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Setting up Heel Hooks From the Bottom: A BJJ Tutorial

Andrew Smith is a 3rd-degree BJJ black belt based out of Richmond, VA (Revolution BJJ). He runs BJJ Path, a video tutorial website.

Setting up for a heel hook.

Setting up for a heel hook.

A Plethora of Attacks

Heel hooks are among the most versatile and effective leg attacks, both with the set up and the finish. They're everywhere! In this particular tutorial, we're going to take a look at two fundamentally different leg positions, set up from several different initial starting positions. As always, please only attempt any of these leg attacks under the supervision of a qualified Brazilian Jiu Jitsu instructor!

I've personally used all of these techniques (both the set ups and the specific finishes) numerous times while rolling at the gym, often while rolling with other black belts. I've also hit many of the component moves in competition, so I do speak from some experience here.

Butterfly Half, Very Hard to Stop

I used this set up for a very long time in tournaments, and I had a great deal of success with it. Actually, the set up I used was a bit looser than this one, closer to a pure butterfly guard setup, but this one is super tight, and very evolved. It's also extremely high percentage and has virtually no risk.

The main idea here is to position your hips far underneath your opponent's hips. Start with your left butterfly hook in place, with your right half guard leg over their leg. From here, push your opponent by their armpits to your left until your right arm is almost completely straight. The ideal reaction you're looking for here depends on your flexibility. The more flexible you are, the more you want them to turn in toward you, trying to stay on top.

Now grab your right foot (the one that was the "half guard" hook), and bring it in front of your opponent's waist. Be sure to keep hold of your foot during this transition, as your opponent can counter with a heel hook of their own, a toe hold, or an "Estima lock." From here, it's simply a matter of establishing the over/under heel hook position, first by sweeping your opponent backward. Truth be told, once you get the hooks in, it's checkmate, and you can more or less just hold on and react to whatever your opponent does (typically digging their own grave).

Shin on Shin to Over/Under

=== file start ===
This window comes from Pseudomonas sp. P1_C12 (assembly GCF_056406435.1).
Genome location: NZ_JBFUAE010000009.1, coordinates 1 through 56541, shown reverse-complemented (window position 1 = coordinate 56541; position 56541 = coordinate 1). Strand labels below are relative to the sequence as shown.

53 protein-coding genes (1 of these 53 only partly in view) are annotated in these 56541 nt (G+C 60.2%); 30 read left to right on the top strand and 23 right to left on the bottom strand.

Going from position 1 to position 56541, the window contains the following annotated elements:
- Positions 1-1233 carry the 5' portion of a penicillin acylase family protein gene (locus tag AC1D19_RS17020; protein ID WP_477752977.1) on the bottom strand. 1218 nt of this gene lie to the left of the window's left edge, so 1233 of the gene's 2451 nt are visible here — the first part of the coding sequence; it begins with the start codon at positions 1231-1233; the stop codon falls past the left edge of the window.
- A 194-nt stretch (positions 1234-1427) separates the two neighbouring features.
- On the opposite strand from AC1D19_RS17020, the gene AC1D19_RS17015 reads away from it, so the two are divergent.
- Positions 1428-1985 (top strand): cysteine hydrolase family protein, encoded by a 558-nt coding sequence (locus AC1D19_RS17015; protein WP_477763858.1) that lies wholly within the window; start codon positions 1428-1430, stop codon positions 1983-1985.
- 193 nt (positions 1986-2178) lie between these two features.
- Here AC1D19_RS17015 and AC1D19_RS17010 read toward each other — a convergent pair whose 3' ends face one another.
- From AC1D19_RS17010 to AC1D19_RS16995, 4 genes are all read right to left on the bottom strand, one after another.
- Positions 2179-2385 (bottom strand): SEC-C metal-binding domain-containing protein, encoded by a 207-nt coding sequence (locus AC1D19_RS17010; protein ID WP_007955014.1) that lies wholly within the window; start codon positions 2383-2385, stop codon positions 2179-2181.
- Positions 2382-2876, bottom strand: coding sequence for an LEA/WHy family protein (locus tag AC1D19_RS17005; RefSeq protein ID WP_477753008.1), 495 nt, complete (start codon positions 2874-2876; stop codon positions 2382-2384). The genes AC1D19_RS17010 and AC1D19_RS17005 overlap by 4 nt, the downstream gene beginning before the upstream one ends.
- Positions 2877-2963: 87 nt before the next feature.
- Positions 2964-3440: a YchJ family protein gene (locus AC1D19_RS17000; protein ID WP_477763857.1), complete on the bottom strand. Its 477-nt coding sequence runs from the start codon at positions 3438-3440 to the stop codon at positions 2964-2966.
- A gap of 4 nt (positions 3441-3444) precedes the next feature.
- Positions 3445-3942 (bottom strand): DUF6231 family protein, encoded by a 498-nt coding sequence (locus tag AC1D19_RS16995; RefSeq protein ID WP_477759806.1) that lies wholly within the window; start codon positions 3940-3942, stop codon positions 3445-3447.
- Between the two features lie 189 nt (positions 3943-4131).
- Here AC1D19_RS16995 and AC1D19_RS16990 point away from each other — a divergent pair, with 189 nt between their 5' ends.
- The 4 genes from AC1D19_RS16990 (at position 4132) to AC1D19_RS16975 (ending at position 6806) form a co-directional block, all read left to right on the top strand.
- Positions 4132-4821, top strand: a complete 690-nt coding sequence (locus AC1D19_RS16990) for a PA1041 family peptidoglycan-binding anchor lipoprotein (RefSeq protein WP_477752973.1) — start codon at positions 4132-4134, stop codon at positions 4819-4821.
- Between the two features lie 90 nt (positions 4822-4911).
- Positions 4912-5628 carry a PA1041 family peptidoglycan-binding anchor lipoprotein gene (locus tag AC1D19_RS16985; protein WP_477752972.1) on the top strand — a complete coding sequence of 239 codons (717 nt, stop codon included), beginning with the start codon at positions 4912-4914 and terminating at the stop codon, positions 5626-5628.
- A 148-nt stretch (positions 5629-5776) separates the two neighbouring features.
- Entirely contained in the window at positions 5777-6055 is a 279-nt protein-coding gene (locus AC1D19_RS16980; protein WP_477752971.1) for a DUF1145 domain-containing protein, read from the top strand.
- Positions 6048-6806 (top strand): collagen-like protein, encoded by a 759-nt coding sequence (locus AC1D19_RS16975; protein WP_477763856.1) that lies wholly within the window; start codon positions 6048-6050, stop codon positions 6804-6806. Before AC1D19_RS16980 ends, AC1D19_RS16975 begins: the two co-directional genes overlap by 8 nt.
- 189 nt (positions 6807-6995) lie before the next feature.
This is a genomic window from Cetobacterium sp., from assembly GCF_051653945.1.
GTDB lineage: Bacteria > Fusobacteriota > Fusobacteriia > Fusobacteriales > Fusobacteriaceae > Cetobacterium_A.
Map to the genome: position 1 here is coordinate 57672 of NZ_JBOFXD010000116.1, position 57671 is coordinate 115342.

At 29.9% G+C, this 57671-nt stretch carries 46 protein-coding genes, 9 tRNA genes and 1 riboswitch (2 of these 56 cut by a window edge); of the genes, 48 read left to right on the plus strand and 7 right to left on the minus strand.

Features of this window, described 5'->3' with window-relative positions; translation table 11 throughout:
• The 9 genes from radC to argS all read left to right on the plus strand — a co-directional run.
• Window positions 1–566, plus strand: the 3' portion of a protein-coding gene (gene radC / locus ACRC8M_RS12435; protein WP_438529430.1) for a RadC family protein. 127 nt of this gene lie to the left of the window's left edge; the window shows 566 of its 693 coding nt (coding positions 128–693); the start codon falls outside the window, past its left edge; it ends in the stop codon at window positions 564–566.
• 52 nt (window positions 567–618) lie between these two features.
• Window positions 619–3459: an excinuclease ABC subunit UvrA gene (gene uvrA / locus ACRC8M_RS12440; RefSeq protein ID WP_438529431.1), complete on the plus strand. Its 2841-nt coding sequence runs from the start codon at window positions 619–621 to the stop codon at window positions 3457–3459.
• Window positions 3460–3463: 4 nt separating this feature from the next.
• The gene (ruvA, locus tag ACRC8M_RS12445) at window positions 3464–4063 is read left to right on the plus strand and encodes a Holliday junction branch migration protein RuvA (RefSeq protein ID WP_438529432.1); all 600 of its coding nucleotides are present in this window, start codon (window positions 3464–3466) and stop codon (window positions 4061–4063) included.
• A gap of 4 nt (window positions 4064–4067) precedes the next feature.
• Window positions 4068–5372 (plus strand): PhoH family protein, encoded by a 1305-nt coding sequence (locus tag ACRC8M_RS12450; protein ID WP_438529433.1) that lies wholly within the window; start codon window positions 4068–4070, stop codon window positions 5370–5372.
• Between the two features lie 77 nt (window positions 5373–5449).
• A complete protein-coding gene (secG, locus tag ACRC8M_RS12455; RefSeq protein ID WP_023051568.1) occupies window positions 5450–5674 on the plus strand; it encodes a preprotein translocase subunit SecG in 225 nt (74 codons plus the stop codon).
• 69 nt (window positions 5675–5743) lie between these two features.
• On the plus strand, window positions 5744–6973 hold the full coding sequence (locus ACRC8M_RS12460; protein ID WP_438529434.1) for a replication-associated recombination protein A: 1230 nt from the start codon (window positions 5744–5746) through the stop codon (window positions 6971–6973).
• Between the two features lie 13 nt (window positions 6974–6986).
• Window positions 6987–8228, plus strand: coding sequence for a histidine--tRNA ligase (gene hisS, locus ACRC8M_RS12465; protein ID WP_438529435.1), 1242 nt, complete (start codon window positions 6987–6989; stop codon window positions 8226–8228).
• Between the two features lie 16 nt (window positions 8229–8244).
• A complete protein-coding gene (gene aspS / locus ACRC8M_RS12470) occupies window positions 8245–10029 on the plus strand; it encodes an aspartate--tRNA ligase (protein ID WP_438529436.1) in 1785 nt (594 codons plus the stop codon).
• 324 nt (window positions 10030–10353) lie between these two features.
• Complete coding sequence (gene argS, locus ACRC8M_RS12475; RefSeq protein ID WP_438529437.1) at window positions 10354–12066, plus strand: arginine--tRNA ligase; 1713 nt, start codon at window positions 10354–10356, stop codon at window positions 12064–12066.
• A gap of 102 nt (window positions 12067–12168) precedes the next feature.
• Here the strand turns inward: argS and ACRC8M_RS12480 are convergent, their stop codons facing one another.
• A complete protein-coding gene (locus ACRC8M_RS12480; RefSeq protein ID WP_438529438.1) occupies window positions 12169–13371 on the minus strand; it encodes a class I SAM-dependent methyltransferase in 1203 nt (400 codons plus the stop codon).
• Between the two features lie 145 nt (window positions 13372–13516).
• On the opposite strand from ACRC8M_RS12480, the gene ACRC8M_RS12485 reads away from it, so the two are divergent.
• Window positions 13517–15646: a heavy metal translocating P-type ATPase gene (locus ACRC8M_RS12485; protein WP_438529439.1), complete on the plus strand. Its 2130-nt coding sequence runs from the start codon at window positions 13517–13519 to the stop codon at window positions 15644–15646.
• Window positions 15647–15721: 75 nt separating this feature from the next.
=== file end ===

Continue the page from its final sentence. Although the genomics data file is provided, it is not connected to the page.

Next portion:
Shin on shin guards are a bit in vogue right now, but they've been used to set up leglocks for several years. Start by connecting with their lead leg with both your shin and your arm (let's use left shin and left arm flush with their right shin for our purposes). Use your right foot on the mat to scoot your hips way, way underneath your partner. Finally, bring your right leg around their left leg, and out in front of their hip. You've got the sweeping position you want.

Once your position is established, just push with your right leg while you pull with your left foot, acting a lot like a kani basami (scissor kick takedown), forcing your opponent to sit down on the mat. Once he or she sits, you should be able to establish your preferred leg position (for me, it's always over/under). Keeping a grip on their right leg with your left hand is useful, even while you're finishing up your leg positioning at the very end (right before the submission), as you can keep your opponent from using a "buddy system" to defend (bringing their free leg into play).

Fifty Fifty Heel Hook From Knee on Belly

This technique works best during the guard pass, before your opponent has established a very low knee on stomach position. The idea is to come in behind their leg in the space in between their calf and thigh, hooking your free leg through to set up a fifty-fifty position.

As your opponent passes to your right, looking to establish knee on belly, angle away from them with your hips (but don't turn away—just spin like a record or lazy Susan). From here, you have the distance you need to shoot your left leg through the space mentioned above, bringing it in front of their right (lead) leg. All that's left to do is to triangle your legs just behind your opponent's knee, and from there you can bring them to the ground, ready to finish the inverted heel hook. For another look at the specific finish, visit our leglocks from the knee cut pass tutorial.

Leg Drag Pass Counter to Heel Hook

This is one of my favorite counters to a very popular pass. Like many other techniques, it involves understanding what your opponent is trying to do before they accomplish what they've set out to do. As your partner tries dragging your right leg across their body to the opposite side, step on their right hip to stop them from dragging your leg further. This has been amazingly effective for me, even against seasoned leg drag passers.

From here, you can easily snake your free left leg underneath them, ultimately stepping on top of your right foot with your left foot. This gives you the ability to control their right leg, forcing them to sit down by turning their knee out (also commonly referred to as "reaping"). The outside heel hook is an easy finish from here.

Other Utilitarian Movements

Although all of these finishes are heel hooks, keep in mind that you could easily adapt elements of all of these techniques to either improve your position (with a sweep, a pass, or a guard recovery), or finish a different leg attack that is legal in all divisions (the straight ankle lock, or "footlock", is generally always legal for adults).

Whenever practicing heel hooks, be absolutely certain that it's okay to use them at your gym! If you're unsure, just check with your instructor. If you can't use heel hooks for some reason, start thinking about how to modify the techniques. As always, if you have suggestions or comments, please do feel free to leave them here!